Card of the Day: Kid Chocolate 1948 Leaf #19

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2019 Leaf Flash Football Hobby Box Break

My local card shop, Sports Zone Toys & Comics, recently announced they got a new batch of bobbleheads in from Kollectico.  One of them is of the Flyers’ mascot Gritty.  I’ve been wanting to add a bobblehead of him to my collection for awhile.

While browsing their inventory, I came upon a box of 2019 Leaf Flash Football.  I decided to pull the trigger on it.  There are (5) on-card autographs per box.  All 2019 rookies.

Here is what I pulled:

Autos

  • Damien Harris Flash Photography
  • Will Grier
  • Parris Campbell
  • Greedy Williams
  • Aeris Williams Pink #’ed/15

Card of the Day: John Wagner 1948 Leaf #70

2019 Leaf In The Game Used Sports Set To Arrive In Time For The National

Earlier this week I was excited to announce that Leaf In The Game Used Sports is making it’s return in 2019.  Like I mentioned in my previous post, the 2018 version of this product was just loaded with one low-numbered hit after another.  I never had a bad box.

Leaf has released the official sales sheet for 2019 Leaf In The Game Used Sports.  As is the case with a lot of sales sheets, some of these autographs and patches could change between now and the time it actually comes out.

The configuration looks similar to last year – (12) boxes per case, and (5) hits per box.  July 31, 2019 is the set release date.  I’m sure it will be one of the eligible products that you can use for Leaf’s wrapper redemption program during the National Sports Collector’s Convention.

Leaf In The Game Used Sports Returns For 2019

Good luck trying to find a sealed box of 2018 Leaf In The Game Used Sports.  Its almost impossible.  Released on August 1, 2018 (the first day of the National), this product was a huge hit at the show.  If you couldn’t make it to Cleveland, various dealers carried it.  But their stock didn’t last very long.  Its been months since I’ve seen a sealed box surface.

What made this product so popular?  Boxes are loaded with low-numbered hits.  Five to be exact.  At an initial cost of $160-$165 per box, collectors quickly realized they were getting quite the deal.  Most boxes were solid, and delivered value that was equal to the box price.  Lots of times the value was much more.  Not mass-produced.  Low case production.  I think Leaf configured it this way because they knew it would draw people in.  As collectors began to catch on, the price of a single box began to grow.  The last time I saw a box listed for sale it cost $269.  I was lucky to get my hands on three boxes last year.  You can see what I pulled here and here.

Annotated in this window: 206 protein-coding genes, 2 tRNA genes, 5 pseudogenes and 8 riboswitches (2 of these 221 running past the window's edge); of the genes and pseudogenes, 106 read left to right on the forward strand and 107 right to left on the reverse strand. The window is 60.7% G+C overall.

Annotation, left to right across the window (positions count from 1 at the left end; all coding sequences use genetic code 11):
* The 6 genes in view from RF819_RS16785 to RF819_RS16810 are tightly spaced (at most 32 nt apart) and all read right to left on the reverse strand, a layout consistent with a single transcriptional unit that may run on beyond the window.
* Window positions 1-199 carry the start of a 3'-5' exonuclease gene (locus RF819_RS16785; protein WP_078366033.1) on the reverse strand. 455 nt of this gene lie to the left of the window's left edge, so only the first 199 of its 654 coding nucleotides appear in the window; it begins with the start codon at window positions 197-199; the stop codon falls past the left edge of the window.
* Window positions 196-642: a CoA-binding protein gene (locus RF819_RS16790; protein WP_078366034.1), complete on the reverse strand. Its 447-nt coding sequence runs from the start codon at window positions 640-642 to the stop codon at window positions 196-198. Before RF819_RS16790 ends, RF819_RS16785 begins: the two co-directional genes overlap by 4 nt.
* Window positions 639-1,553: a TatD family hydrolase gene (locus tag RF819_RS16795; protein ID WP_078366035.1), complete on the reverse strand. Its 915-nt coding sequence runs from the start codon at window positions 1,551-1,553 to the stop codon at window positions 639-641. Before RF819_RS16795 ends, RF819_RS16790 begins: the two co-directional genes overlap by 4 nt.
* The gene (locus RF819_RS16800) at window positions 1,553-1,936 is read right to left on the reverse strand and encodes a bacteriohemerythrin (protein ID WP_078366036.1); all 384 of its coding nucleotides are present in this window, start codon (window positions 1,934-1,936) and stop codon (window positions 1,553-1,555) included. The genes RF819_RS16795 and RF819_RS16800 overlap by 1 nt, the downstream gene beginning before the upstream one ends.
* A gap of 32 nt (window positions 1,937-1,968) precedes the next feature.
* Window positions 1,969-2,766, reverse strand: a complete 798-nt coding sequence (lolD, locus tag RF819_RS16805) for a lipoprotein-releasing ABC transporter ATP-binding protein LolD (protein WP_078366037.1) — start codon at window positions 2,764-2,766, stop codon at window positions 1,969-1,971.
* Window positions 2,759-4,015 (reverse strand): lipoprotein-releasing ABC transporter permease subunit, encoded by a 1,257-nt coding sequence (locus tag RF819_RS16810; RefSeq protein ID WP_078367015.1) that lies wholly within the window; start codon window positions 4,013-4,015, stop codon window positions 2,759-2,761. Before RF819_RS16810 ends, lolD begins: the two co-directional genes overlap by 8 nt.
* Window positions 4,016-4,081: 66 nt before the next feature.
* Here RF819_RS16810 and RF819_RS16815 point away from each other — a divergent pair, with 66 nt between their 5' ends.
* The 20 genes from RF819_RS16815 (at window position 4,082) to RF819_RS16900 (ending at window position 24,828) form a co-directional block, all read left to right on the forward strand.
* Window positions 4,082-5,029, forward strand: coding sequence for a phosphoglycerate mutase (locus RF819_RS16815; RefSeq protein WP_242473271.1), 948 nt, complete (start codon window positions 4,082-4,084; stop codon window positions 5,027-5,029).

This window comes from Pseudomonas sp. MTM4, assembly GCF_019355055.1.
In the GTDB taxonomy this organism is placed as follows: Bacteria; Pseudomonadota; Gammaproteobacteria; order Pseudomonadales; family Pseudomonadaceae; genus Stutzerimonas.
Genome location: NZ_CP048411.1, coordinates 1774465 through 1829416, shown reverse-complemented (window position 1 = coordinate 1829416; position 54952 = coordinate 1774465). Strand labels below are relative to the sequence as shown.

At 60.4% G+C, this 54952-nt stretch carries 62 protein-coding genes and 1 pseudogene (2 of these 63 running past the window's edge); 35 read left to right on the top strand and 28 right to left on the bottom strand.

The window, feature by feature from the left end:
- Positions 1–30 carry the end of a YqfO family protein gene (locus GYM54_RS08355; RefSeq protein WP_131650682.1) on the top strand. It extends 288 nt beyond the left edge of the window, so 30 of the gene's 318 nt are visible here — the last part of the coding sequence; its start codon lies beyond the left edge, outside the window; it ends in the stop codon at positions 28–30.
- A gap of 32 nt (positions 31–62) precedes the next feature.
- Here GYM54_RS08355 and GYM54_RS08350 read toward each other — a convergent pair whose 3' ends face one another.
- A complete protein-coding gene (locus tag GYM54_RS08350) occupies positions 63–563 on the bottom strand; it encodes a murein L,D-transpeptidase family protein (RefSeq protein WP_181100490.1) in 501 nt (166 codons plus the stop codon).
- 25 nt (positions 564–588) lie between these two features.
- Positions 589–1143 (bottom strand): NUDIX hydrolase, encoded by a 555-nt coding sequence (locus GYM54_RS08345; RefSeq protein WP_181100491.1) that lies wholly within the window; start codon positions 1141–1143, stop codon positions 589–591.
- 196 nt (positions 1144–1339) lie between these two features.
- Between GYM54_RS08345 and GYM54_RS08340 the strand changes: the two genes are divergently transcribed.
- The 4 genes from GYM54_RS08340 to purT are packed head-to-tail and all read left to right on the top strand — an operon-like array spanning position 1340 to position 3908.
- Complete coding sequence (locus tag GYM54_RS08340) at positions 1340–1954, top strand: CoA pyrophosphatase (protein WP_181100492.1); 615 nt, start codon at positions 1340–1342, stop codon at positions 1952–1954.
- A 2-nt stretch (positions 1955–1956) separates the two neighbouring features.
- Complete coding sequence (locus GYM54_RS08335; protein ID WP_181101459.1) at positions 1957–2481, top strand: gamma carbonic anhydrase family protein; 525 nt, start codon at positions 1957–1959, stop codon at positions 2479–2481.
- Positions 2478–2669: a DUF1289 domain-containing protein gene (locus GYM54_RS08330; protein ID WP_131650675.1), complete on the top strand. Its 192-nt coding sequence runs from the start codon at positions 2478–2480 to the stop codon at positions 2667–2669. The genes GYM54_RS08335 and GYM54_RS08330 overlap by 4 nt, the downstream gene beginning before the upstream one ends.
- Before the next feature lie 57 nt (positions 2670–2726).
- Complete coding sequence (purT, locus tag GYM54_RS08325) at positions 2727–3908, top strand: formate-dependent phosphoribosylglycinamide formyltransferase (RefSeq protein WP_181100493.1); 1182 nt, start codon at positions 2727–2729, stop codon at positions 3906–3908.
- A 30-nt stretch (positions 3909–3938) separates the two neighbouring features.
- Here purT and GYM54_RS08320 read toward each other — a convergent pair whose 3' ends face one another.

I’m happy to announce that Leaf plans to bring back In The Game Used Sports for 2019.  While we don’t have a release date, box/case price, configuration details, and/or print run yet, Leaf did let a few images slip out.  These pictures are of cards from their “The Chosen Few” collection.  Randomly inserted are redemptions for some heavy-duty high-end cards.  If you pull one, Leaf will allow you to pick a card from their “The Chosen Few” inventory.  Obviously the sooner one is pulled, the more selection you will have.  More details to come.

Card of the Day: Billy Ripken 1993 Leaf #435

How To Spot A Counterfeit 1990 Leaf Frank Thomas Rookie Card

As a direct response to the high-quality cards found in 1989 Upper Deck Baseball1990 Leaf Baseball featured some upgraded qualities of it’s own.  Thicker card stock and glossy photos sure had card designs on the upswing.  That time period in the hobby is known as the junk-wax era.  Products were being overproduced to the max.  Today, most of those sets carry little to no value.

“The Big Hurt” a.k.a. Frank Thomas, has a rookie card in the 1990 Leaf Baseball set.  It is card #300.  This likely will be the most valuable card in the set until the end of time.  Guys like Larry Walker and Sammy Sosa have rookies in here too, but their cards don’t have as much demand.

Raw copies of this particular Frank Thomas rookie card continue to sell for anywhere between $2 and $20 depending on the condition.  That’s quite good considering the era its from.  At one point in time the price was much higher.

Counterfeit versions have been floating around the hobby for years.  They continue to popup today.  At a quick glance you could easily purchase one that’s fake.  Upon further inspection, the differences between the two are very clear.

Here is an example of a counterfeit:

The front is fuzzy-looking and has a dot-matrix print pattern.  This can especially be seen on the Chicago White Sox logo, and areas that have a silver color.  Much thinner paper quality too.  That bright gold line above the dugout is also a giveaway.

When looking at the back, the text is much darker.  The trademark logos are lighter in tone along with Frank Thomas’s picture.

Here is an example of an authentic card: